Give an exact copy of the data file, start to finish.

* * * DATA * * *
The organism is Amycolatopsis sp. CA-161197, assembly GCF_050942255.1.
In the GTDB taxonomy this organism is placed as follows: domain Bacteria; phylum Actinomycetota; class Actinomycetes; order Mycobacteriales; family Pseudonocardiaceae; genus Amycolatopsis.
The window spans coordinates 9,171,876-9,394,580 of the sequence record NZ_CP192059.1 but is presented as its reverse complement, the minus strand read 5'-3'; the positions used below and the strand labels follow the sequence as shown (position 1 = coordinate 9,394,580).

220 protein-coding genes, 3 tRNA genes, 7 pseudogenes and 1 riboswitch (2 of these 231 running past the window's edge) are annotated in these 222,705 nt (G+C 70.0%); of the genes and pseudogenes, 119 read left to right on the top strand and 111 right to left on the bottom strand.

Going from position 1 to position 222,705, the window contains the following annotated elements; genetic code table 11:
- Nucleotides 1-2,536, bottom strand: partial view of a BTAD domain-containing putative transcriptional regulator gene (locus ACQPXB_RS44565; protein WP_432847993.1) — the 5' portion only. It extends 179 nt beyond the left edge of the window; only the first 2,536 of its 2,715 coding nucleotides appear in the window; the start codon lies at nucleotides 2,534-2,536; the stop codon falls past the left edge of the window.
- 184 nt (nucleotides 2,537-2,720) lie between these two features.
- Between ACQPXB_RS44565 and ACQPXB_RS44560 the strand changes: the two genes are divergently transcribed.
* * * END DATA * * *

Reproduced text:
The organism is Amycolatopsis sp. CA-161197, assembly GCF_050942255.1.
In the GTDB taxonomy this organism is placed as follows: domain Bacteria; phylum Actinomycetota; class Actinomycetes; order Mycobacteriales; family Pseudonocardiaceae; genus Amycolatopsis.
The window spans coordinates 9,171,876-9,394,580 of the sequence record NZ_CP192059.1 but is presented as its reverse complement, the minus strand read 5'-3'; the positions used below and the strand labels follow the sequence as shown (position 1 = coordinate 9,394,580).

220 protein-coding genes, 3 tRNA genes, 7 pseudogenes and 1 riboswitch (2 of these 231 running past the window's edge) are annotated in these 222,705 nt (G+C 70.0%); of the genes and pseudogenes, 119 read left to right on the top strand and 111 right to left on the bottom strand.

Going from position 1 to position 222,705, the window contains the following annotated elements; genetic code table 11:
- Nucleotides 1-2,536, bottom strand: partial view of a BTAD domain-containing putative transcriptional regulator gene (locus ACQPXB_RS44565; protein WP_432847993.1) — the 5' portion only. It extends 179 nt beyond the left edge of the window; only the first 2,536 of its 2,715 coding nucleotides appear in the window; the start codon lies at nucleotides 2,534-2,536; the stop codon falls past the left edge of the window.
- 184 nt (nucleotides 2,537-2,720) lie between these two features.
- Between ACQPXB_RS44565 and ACQPXB_RS44560 the strand changes: the two genes are divergently transcribed.